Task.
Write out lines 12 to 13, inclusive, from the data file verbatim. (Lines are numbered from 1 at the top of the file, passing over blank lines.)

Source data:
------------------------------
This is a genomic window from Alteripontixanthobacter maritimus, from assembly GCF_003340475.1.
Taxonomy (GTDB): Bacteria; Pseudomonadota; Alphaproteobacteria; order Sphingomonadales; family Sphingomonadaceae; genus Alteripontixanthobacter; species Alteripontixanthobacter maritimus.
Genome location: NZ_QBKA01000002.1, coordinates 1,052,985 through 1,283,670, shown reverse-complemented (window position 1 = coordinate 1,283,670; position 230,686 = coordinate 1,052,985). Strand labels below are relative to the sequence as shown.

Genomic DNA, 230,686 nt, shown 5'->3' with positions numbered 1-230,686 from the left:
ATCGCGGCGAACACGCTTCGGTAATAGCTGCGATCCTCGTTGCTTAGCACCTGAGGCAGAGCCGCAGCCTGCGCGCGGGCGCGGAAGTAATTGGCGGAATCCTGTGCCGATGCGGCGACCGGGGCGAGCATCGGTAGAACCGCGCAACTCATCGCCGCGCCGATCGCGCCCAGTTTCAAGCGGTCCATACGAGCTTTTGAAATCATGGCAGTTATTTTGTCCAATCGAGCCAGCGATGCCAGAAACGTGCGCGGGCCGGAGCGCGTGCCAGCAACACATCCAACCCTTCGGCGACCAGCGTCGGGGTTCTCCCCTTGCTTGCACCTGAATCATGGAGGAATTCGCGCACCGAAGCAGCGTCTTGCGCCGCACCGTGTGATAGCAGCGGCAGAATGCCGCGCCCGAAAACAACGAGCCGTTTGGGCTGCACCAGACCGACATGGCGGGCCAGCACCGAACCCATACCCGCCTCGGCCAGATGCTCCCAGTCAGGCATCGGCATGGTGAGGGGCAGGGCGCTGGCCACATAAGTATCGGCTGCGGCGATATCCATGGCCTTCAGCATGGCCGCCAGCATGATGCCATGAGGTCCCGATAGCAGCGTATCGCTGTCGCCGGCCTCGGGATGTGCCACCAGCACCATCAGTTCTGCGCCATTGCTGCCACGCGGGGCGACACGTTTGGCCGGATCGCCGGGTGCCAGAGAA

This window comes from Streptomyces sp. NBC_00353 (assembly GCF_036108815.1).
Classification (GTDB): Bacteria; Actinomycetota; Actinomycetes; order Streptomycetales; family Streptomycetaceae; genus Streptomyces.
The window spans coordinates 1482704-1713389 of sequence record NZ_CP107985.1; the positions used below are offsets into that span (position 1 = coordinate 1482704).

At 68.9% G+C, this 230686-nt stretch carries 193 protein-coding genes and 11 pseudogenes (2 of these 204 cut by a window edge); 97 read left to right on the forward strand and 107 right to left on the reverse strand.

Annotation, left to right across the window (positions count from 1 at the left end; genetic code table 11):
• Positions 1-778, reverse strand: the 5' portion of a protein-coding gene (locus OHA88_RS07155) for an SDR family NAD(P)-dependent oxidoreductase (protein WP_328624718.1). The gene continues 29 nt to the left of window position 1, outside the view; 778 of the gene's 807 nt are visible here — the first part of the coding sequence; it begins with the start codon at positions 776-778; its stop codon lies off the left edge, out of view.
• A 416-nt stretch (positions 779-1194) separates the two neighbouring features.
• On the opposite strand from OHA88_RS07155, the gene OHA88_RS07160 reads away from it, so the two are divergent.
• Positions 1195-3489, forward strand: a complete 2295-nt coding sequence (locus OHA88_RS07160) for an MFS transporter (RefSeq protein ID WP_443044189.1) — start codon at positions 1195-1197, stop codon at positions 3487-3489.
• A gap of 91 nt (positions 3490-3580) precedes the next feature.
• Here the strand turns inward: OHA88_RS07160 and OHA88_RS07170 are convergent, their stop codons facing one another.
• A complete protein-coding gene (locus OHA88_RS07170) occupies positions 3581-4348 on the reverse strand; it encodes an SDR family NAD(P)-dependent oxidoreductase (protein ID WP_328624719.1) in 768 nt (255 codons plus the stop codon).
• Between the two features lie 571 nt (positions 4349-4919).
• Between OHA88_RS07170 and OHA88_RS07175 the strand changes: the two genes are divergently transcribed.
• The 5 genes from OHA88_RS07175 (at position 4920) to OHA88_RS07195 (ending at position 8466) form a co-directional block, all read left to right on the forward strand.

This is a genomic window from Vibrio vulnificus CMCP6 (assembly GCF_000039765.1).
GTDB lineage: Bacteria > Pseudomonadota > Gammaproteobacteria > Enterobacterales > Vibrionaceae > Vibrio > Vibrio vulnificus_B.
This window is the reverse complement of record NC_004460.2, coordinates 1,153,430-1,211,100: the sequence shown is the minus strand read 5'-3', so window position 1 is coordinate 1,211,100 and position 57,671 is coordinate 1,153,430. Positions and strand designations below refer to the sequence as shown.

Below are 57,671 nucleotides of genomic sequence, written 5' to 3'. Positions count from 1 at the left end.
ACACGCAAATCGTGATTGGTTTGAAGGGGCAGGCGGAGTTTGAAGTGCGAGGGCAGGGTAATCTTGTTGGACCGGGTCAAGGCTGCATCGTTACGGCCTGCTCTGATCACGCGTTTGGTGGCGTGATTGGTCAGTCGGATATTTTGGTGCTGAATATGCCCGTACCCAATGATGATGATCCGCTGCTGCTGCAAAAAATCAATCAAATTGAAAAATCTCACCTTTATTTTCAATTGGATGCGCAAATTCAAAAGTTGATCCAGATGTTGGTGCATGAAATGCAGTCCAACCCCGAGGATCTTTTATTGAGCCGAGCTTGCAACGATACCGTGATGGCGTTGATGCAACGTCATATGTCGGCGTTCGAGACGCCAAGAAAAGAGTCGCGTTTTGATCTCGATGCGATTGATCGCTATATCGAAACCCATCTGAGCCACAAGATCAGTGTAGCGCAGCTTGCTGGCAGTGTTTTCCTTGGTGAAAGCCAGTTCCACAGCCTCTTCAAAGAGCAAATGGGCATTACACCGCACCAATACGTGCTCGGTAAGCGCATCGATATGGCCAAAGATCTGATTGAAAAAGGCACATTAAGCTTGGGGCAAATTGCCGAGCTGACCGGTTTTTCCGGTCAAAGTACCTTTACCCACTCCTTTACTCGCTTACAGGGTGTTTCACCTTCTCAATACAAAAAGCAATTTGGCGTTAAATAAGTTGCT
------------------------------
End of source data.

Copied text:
• A 416-nt stretch (positions 779-1194) separates the two neighbouring features.
• On the opposite strand from OHA88_RS07155, the gene OHA88_RS07160 reads away from it, so the two are divergent.